Cyanate (OCN) is an oxidation product of cyanide and a decomposition product of urea [1, 2]. It is considered as an organic nitrogen source for diverse prokaryotic and eukaryotic microbes in terrestrial and aquatic ecosystems [2,3,4,5,6,7] with concentrations in the nanomolar range [4, 7,8,9]. Cyanate is also formed intracellularly from urea and carbamoyl phosphate, making it part of the central nitrogen metabolism [10,11,12]. In spite of the central metabolic role of cyanate, it has received much less attention than other organic nitrogen compounds, particularly for marine environments. However, it has been found that cyanate is likely an essential N source for cyanobacteria in oligotrophic oceans [2, 6, 13, 14] and an alternate N substrate for marine nitrification and anammox [15,16,17].

Cyanate metabolism relies on the well-characterized enzyme cyanase, which catalyzes the reaction of cyanate with bicarbonate to produce ammonium and carbon dioxide [18]. The cyanase gene cynS has been identified in many terrestrial and aquatic species and was reported to play a significant role in the assimilation of exogenous cyanate and detoxification of internally generated cyanate [6, 13, 16, 19,20,21,22,23,24,25,26,27,28]. However, knowledge on the diversity and evolution of cynS in marine microbes is rather limited, including its prevalence in the oceanic system.

To address this knowledge gap, we retrieved 260 cynS homologs across the tree of life (Table S1) based on the full-length cDNA from the marine dinoflagellate Alexandrium pacificum (APcynS, 653 bp, GenBank accession number: MZ666876) (Fig. S1; Table S2) and its deduced amino acid sequence (APcyanase). This reference dataset was used to query marine metagenomes and metatranscriptomes using the Ocean Gene Atlas (OGA) [29] to explore the biogeography and in situ expression pattern of cynS (full methods were described in supplements).

An amino-acid alignment composed of 260 homologs revealed the presence of nine ultra-conserved residues (Fig. 1a), potentially responsible for the catalytic activity and structural stability. Six of them have not been documented before [25, 30,31,32]. Modeling of the 3D enzyme structure indicated the following subunit organization: a decameric holoenzyme with a core formed by five dimers [30, 31] (Fig. 1b, f; Fig. S2). Five active sites are located between dimers forming an inner ring (Fig. 1c, g), non-covalently bound with five oxalate di-anions (Fig. 1d, e, h, i; Table S3), indicating the possible binding sites of cyanate. In E. coli, there are four types of residue-oxalate interactions known for binding cyanate (Fig. 1j) [30]. However, only type 1 is present in modeled APcyanase (Fig. 1j), suggesting reduced plasticity in binding cyanate. Whether this structural variation translates into different binding affinities and therefore potentially physiological roles of the APcyanase remains to be seen.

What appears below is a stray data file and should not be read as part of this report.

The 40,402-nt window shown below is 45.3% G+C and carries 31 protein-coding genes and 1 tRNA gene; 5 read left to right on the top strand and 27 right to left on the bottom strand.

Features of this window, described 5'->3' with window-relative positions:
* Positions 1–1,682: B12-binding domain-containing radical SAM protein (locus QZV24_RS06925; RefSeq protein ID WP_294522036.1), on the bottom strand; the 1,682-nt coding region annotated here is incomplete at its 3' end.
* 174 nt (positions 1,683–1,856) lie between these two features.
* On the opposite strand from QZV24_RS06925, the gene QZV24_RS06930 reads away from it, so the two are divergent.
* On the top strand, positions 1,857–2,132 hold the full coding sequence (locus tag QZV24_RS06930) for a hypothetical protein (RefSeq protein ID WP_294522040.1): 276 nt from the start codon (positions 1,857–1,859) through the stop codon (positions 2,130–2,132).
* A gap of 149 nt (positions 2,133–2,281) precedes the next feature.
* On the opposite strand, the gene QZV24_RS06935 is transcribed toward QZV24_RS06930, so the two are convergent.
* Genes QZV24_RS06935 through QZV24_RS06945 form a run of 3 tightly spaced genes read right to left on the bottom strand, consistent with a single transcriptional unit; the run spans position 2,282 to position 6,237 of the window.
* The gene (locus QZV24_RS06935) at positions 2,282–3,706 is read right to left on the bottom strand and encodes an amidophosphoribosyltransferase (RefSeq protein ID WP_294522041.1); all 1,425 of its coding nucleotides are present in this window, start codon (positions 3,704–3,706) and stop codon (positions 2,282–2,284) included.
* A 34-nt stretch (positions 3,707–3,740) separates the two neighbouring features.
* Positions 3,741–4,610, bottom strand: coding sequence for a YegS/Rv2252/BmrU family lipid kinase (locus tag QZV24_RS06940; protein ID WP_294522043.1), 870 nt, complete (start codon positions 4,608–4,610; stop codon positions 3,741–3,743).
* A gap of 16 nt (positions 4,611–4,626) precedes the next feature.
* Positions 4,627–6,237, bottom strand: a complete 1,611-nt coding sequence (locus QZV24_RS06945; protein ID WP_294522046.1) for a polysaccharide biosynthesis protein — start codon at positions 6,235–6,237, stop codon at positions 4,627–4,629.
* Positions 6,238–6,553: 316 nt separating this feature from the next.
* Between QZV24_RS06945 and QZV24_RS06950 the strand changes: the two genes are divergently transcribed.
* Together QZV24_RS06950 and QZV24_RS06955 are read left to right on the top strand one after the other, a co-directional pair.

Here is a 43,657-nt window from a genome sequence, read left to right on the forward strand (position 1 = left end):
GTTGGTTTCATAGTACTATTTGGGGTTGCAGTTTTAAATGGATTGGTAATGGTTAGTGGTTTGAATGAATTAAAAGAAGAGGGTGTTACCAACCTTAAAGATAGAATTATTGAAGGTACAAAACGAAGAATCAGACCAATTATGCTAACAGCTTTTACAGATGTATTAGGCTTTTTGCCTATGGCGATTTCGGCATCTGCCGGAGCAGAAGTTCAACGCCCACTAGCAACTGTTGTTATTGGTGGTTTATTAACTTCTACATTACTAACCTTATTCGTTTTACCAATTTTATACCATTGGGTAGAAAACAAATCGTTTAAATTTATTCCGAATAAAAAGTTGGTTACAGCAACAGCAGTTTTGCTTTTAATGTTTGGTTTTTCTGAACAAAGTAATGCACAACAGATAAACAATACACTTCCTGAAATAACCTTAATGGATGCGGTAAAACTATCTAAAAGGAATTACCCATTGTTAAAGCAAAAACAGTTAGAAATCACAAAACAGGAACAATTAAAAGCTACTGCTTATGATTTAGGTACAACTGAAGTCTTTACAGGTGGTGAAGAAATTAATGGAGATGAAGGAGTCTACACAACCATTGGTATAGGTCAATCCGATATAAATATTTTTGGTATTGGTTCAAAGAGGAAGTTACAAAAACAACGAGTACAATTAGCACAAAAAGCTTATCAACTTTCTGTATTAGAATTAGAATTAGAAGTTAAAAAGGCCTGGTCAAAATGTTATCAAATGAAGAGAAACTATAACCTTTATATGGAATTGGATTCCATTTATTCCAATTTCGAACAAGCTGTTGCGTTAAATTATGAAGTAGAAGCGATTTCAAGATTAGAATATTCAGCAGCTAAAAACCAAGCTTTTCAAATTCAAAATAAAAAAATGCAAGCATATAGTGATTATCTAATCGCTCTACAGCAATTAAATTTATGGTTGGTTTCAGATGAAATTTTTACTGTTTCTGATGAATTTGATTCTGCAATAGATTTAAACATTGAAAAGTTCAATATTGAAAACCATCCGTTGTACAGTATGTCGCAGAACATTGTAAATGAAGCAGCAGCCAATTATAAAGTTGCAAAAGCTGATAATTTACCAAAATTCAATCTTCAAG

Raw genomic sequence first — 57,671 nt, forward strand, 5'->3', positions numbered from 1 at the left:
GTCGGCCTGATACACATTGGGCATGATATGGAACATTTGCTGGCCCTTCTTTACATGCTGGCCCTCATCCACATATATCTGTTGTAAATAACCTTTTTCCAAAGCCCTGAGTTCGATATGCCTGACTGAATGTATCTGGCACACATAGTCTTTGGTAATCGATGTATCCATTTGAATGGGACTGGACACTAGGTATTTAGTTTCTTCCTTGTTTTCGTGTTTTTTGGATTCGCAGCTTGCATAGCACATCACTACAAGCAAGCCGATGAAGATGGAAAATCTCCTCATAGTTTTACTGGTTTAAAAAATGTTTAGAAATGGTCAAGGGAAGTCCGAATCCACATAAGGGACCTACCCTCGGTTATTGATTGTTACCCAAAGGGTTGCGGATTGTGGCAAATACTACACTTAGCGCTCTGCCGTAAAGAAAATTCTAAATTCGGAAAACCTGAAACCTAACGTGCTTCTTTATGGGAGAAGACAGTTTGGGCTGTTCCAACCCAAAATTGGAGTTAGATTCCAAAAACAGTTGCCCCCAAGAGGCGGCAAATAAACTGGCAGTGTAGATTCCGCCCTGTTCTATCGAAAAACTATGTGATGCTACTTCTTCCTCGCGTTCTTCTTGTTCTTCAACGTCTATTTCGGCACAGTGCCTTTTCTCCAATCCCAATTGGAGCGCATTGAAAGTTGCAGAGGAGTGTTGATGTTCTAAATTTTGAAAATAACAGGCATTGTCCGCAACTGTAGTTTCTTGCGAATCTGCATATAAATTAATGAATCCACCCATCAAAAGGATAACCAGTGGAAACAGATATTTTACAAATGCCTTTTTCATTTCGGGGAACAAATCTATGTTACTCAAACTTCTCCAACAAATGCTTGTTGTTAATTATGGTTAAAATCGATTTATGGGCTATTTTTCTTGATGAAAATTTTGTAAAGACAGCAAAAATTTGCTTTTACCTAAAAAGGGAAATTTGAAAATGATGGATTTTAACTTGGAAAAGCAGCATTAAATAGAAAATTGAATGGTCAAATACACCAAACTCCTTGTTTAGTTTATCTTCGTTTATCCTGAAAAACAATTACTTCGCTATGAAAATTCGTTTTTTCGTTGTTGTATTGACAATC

Fig. 1: Alignment, quaternary structure, proposed catalytic residues, and phylogenetic analysis of cyanases.
figure 1

a Alignment of the catalytic domain in cyanases from representative species. Numbers in parentheses refer to the sequence ID from the full list (Table S1). b The front view of the decameric cyanase from the dinoflagellate Alexandrium pacificum. Alpha-helix and beta-hairpin is shown in purple and green, respectively. Ten monomers are labeled as chains A-J. c Overall location of the five active sites. d, e Enlarged views of the chain interactions and residues-oxalate anion interactions. Ball-and-stick colored in red and gray denotes oxalate anions. f Structures flipped 90° clockwise around the Y-axis shows the view of two dimer pairs. g Side view of one active site. h, i Enlarged views of proposed catalytic residues. j Four types of residue-oxalate anion interactions in cyanases. k Unrooted maximum likelihood tree of cyanases. Only bootstrap values ≥60% were shown. Lineages are color-coded and marine species are labeled with triangles.

Four major clades of cynases were identified based on their phylogenic relationships (Fig. 1k, Fig. S3). Interestingly, horizontal gene transfer (HGT) of cynS contributed to the evolution of bacteria, archaea, and eukaryotes including microalgae (Bathycoccus, Micromonas) and metazoans, which provides evidence that HGT of cynS is more common than previously documented [3, 6, 13, 16, 27, 33,34,35].